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SCOT Statement on COViD-19

As Scotland enters the next phase of the COVID-19 response the orthopaedic community has been active in playing its part. We are all now implementing plans to postpone our elective services for all but the most urgent cases and reorganising to ensure we can continue to provide a safe trauma service for the duration of the crisis. 

SCOT has formed communication groups to ensure effective communication between CDs and leads across the country. Through this there has already been very useful sharing of ideas and updates on local situations. The following is a summary of the picture for T&O at the moment:

  • There are discussions about possible regionalisation for vital trauma surgery such as hip fractures but at present health boards need to plan for managing these patients within their own facilities. It is important for us in T&O to ensure that Boards appreciate the vital nature of preserving trauma surgery which provides quick and effective treatment and minimises in-patient stay. 
  • Some centres are reporting difficulty having their T&O teams fitted for protective equipment. There has been an issue with central supply and some delays encountered. Any activity involving an intubated patient who is positive for coronavirus is considered high risk and orthopaedic surgical teams must be given sufficient priority for fitting and supply of protective equipment. The BMA has issued a statement offering support where problems are being encountered. SCOT would also like to hear about these issues.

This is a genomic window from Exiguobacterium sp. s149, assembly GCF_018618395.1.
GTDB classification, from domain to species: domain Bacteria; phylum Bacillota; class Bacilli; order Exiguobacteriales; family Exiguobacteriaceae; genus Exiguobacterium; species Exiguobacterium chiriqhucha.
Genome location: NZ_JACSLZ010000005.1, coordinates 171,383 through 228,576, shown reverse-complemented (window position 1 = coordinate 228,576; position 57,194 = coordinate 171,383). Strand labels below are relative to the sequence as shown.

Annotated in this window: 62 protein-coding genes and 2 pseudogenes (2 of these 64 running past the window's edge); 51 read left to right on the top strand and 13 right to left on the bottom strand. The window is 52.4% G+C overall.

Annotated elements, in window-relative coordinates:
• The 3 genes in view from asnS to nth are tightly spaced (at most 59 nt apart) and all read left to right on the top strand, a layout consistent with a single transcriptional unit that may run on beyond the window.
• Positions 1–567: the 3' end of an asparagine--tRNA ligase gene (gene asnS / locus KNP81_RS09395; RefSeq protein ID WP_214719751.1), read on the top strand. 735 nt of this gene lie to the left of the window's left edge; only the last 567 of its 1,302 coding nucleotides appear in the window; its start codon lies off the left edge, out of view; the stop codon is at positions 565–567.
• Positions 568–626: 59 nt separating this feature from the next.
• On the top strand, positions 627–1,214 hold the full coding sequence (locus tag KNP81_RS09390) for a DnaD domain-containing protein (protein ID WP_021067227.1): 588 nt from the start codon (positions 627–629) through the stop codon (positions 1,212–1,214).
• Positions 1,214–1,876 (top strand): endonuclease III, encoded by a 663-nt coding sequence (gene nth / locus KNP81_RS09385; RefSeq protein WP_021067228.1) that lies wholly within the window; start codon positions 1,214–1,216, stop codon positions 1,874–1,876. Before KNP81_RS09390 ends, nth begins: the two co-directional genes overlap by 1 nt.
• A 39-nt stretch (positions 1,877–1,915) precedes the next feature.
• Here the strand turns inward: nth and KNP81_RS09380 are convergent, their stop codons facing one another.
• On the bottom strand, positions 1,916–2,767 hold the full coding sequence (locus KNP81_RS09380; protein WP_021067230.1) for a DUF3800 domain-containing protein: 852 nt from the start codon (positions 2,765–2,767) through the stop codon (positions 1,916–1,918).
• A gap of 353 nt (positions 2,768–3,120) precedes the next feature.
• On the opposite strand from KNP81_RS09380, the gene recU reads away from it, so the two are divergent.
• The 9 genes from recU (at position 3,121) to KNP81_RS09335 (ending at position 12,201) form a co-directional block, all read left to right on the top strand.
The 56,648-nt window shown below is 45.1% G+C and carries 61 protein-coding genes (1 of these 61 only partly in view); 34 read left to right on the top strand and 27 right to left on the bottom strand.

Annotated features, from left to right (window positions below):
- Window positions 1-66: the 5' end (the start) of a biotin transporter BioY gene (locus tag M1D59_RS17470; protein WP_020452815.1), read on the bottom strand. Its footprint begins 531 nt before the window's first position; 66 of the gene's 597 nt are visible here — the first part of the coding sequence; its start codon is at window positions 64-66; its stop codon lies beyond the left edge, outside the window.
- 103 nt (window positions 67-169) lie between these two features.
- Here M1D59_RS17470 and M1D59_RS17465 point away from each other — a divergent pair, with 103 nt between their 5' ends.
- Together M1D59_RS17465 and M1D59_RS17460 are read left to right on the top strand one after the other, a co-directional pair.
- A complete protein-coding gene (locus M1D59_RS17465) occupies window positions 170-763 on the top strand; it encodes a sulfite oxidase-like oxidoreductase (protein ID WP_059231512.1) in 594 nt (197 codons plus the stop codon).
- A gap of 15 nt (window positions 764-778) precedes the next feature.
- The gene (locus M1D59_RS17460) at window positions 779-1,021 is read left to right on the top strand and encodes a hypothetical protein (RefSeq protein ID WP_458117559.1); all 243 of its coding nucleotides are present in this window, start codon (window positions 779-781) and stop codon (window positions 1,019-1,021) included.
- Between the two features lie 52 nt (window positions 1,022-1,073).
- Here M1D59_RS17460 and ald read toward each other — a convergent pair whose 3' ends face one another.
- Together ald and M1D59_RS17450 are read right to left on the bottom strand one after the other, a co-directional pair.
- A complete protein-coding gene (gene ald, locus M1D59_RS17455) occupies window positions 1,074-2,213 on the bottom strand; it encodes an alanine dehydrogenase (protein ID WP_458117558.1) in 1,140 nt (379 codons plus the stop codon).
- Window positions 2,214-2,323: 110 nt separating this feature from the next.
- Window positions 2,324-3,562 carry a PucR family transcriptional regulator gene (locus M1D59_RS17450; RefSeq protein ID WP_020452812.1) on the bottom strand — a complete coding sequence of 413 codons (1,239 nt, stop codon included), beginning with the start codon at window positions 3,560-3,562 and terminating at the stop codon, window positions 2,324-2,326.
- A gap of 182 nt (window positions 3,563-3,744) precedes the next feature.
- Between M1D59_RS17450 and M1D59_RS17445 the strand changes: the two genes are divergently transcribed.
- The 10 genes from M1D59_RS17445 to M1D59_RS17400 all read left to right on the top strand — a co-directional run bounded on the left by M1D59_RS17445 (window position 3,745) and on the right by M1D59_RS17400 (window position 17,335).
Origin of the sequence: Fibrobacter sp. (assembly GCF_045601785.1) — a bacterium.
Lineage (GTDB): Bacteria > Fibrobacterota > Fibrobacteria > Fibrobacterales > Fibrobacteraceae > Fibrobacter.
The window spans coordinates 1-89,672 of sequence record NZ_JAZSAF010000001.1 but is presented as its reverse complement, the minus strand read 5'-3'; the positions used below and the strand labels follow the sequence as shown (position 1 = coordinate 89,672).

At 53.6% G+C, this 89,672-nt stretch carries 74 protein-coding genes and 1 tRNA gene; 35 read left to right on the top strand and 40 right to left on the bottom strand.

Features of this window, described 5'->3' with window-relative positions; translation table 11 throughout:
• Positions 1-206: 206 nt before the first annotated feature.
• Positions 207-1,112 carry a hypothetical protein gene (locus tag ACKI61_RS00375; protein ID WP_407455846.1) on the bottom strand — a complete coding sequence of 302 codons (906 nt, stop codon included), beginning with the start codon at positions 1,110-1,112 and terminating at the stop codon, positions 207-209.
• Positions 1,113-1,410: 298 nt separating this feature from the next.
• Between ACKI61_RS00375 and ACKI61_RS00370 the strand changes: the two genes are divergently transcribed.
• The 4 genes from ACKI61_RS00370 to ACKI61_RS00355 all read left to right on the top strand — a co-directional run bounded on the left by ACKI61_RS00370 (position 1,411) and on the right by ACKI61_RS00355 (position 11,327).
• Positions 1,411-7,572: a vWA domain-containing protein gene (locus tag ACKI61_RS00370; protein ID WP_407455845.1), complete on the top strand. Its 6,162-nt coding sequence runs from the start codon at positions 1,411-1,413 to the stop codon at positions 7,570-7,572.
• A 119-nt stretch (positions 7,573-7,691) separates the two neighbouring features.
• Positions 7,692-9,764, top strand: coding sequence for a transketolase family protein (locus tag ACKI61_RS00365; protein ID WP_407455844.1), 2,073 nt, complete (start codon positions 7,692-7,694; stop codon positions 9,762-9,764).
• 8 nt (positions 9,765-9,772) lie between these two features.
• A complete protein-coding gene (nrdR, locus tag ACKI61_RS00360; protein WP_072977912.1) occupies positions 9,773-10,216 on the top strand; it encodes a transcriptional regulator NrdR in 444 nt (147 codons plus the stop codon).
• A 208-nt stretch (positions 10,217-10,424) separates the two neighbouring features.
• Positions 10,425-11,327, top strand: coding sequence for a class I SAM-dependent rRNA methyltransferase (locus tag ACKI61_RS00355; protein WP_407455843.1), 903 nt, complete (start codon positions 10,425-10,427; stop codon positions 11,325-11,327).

• With the postponement of most elective care some teams are looking at providing a clinic service from previously unused sites remote from the main hospitals. For example, NHS Lanarkshire are tasking the ESP workforce to plan and deliver what they can to ensure that urgent referrals and returns can be seen. 
  • Many T&O teams have been asked to plan and provide a minor injuries service to remove this burden from the Emergency Departments. This requires a fair amount of planning and will be a particularly useful area for us all to share information such as protocols for certain conditions or safe use of sedation.